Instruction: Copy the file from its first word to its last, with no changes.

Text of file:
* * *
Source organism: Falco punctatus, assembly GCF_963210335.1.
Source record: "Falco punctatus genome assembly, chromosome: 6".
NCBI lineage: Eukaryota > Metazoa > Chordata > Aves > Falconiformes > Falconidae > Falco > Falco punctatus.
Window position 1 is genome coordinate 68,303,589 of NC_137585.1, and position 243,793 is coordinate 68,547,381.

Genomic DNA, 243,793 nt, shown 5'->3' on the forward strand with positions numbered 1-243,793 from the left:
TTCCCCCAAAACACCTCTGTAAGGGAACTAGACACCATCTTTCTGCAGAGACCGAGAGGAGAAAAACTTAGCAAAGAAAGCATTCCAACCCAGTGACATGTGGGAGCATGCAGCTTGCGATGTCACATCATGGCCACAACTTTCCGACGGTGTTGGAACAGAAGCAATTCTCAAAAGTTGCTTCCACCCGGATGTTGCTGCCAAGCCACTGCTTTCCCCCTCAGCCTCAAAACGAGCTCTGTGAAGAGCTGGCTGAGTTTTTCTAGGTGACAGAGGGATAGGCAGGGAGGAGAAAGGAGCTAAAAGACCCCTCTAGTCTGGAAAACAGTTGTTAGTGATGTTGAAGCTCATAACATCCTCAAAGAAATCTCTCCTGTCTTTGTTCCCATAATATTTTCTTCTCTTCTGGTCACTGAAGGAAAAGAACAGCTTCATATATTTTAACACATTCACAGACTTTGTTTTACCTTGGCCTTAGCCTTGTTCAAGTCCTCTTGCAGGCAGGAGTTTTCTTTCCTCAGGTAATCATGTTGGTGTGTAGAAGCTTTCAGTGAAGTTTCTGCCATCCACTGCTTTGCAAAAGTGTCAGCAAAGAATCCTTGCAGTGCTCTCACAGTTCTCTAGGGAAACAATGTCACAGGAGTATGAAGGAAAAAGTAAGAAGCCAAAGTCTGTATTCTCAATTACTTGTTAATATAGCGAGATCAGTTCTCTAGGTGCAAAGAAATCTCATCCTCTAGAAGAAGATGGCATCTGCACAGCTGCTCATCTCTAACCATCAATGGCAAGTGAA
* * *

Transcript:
Source organism: Falco punctatus, assembly GCF_963210335.1.
Source record: "Falco punctatus genome assembly, chromosome: 6".
NCBI lineage: Eukaryota > Metazoa > Chordata > Aves > Falconiformes > Falconidae > Falco > Falco punctatus.
Window position 1 is genome coordinate 68,303,589 of NC_137585.1, and position 243,793 is coordinate 68,547,381.

Genomic DNA, 243,793 nt, shown 5'->3' on the forward strand with positions numbered 1-243,793 from the left:
TTCCCCCAAAACACCTCTGTAAGGGAACTAGACACCATCTTTCTGCAGAGACCGAGAGGAGAAAAACTTAGCAAAGAAAGCATTCCAACCCAGTGACATGTGGGAGCATGCAGCTTGCGATGTCACATCATGGCCACAACTTTCCGACGGTGTTGGAACAGAAGCAATTCTCAAAAGTTGCTTCCACCCGGATGTTGCTGCCAAGCCACTGCTTTCCCCCTCAGCCTCAAAACGAGCTCTGTGAAGAGCTGGCTGAGTTTTTCTAGGTGACAGAGGGATAGGCAGGGAGGAGAAAGGAGCTAAAAGACCCCTCTAGTCTGGAAAACAGTTGTTAGTGATGTTGAAGCTCATAACATCCTCAAAGAAATCTCTCCTGTCTTTGTTCCCATAATATTTTCTTCTCTTCTGGTCACTGAAGGAAAAGAACAGCTTCATATATTTTAACACATTCACAGACTTTGTTTTACCTTGGCCTTAGCCTTGTTCAAGTCCTCTTGCAGGCAGGAGTTTTCTTTCCTCAGGTAATCATGTTGGTGTGTAGAAGCTTTCAGTGAAGTTTCTGCCATCCACTGCTTTGCAAAAGTGTCAGCAAAGAATCCTTGCAGTGCTCTCACAGTTCTCTAGGGAAACAATGTCACAGGAGTATGAAGGAAAAAGTAAGAAGCCAAAGTCTGTATTCTCAATTACTTGTTAATATAGCGAGATCAGTTCTCTAGGTGCAAAGAAATCTCATCCTCTAGAAGAAGATGGCATCTGCACAGCTGCTCATCTCTAACCATCAATGGCAAGTGAA